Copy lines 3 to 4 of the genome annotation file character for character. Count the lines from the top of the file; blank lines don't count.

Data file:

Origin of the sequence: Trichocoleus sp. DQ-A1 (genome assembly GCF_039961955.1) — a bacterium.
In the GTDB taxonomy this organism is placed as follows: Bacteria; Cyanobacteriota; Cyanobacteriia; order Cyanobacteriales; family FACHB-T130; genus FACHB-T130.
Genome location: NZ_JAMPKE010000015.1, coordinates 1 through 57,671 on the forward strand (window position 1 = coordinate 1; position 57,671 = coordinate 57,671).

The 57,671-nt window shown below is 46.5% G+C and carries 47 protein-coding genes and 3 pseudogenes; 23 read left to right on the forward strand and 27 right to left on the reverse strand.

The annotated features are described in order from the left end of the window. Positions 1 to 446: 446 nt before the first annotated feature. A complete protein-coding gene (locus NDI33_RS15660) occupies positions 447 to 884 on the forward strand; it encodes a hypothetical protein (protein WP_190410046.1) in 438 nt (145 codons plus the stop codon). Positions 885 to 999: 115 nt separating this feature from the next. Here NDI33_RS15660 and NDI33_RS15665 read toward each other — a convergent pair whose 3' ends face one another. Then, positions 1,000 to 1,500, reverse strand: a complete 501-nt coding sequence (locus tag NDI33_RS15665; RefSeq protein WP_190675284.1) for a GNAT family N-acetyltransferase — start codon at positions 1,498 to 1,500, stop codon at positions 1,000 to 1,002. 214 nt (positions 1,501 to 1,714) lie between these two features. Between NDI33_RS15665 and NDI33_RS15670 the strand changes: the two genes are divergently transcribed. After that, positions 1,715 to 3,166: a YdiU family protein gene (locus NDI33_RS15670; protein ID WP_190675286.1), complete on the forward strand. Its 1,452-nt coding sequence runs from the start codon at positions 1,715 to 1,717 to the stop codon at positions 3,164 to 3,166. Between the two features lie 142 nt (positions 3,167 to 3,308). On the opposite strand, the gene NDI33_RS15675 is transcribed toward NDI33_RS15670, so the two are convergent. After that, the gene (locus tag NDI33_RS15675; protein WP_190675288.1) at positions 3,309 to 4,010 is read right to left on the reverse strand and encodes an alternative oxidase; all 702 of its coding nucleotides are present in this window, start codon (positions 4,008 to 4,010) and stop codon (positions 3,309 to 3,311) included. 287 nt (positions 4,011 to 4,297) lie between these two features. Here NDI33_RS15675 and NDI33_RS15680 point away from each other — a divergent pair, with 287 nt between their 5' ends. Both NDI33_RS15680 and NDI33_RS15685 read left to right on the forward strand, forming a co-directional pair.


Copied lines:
Genome location: NZ_JAMPKE010000015.1, coordinates 1 through 57,671 on the forward strand (window position 1 = coordinate 1; position 57,671 = coordinate 57,671).

The 57,671-nt window shown below is 46.5% G+C and carries 47 protein-coding genes and 3 pseudogenes; 23 read left to right on the forward strand and 27 right to left on the reverse strand.